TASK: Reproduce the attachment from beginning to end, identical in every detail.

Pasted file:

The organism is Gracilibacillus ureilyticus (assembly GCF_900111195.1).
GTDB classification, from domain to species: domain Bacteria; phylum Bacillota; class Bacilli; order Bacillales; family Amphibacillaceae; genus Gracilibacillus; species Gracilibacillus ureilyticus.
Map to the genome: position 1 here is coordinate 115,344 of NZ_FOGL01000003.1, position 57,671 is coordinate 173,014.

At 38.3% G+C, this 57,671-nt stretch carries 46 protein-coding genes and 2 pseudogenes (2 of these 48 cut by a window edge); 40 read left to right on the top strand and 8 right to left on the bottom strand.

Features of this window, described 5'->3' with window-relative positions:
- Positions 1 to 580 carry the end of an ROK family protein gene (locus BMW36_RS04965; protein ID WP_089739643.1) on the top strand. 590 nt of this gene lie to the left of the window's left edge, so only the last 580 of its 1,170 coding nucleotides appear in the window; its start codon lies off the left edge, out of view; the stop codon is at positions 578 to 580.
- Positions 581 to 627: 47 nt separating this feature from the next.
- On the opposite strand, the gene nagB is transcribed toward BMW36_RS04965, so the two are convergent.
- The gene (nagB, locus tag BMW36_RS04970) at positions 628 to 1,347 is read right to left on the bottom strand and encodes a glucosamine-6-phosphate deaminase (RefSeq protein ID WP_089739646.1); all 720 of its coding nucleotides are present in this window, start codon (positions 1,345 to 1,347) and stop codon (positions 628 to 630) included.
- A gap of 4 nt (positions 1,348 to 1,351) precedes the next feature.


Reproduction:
The organism is Gracilibacillus ureilyticus (assembly GCF_900111195.1).
GTDB classification, from domain to species: domain Bacteria; phylum Bacillota; class Bacilli; order Bacillales; family Amphibacillaceae; genus Gracilibacillus; species Gracilibacillus ureilyticus.
Map to the genome: position 1 here is coordinate 115,344 of NZ_FOGL01000003.1, position 57,671 is coordinate 173,014.

At 38.3% G+C, this 57,671-nt stretch carries 46 protein-coding genes and 2 pseudogenes (2 of these 48 cut by a window edge); 40 read left to right on the top strand and 8 right to left on the bottom strand.

Features of this window, described 5'->3' with window-relative positions:
- Positions 1 to 580 carry the end of an ROK family protein gene (locus BMW36_RS04965; protein ID WP_089739643.1) on the top strand. 590 nt of this gene lie to the left of the window's left edge, so only the last 580 of its 1,170 coding nucleotides appear in the window; its start codon lies off the left edge, out of view; the stop codon is at positions 578 to 580.
- Positions 581 to 627: 47 nt separating this feature from the next.
- On the opposite strand, the gene nagB is transcribed toward BMW36_RS04965, so the two are convergent.
- The gene (nagB, locus tag BMW36_RS04970) at positions 628 to 1,347 is read right to left on the bottom strand and encodes a glucosamine-6-phosphate deaminase (RefSeq protein ID WP_089739646.1); all 720 of its coding nucleotides are present in this window, start codon (positions 1,345 to 1,347) and stop codon (positions 628 to 630) included.
- A gap of 4 nt (positions 1,348 to 1,351) precedes the next feature.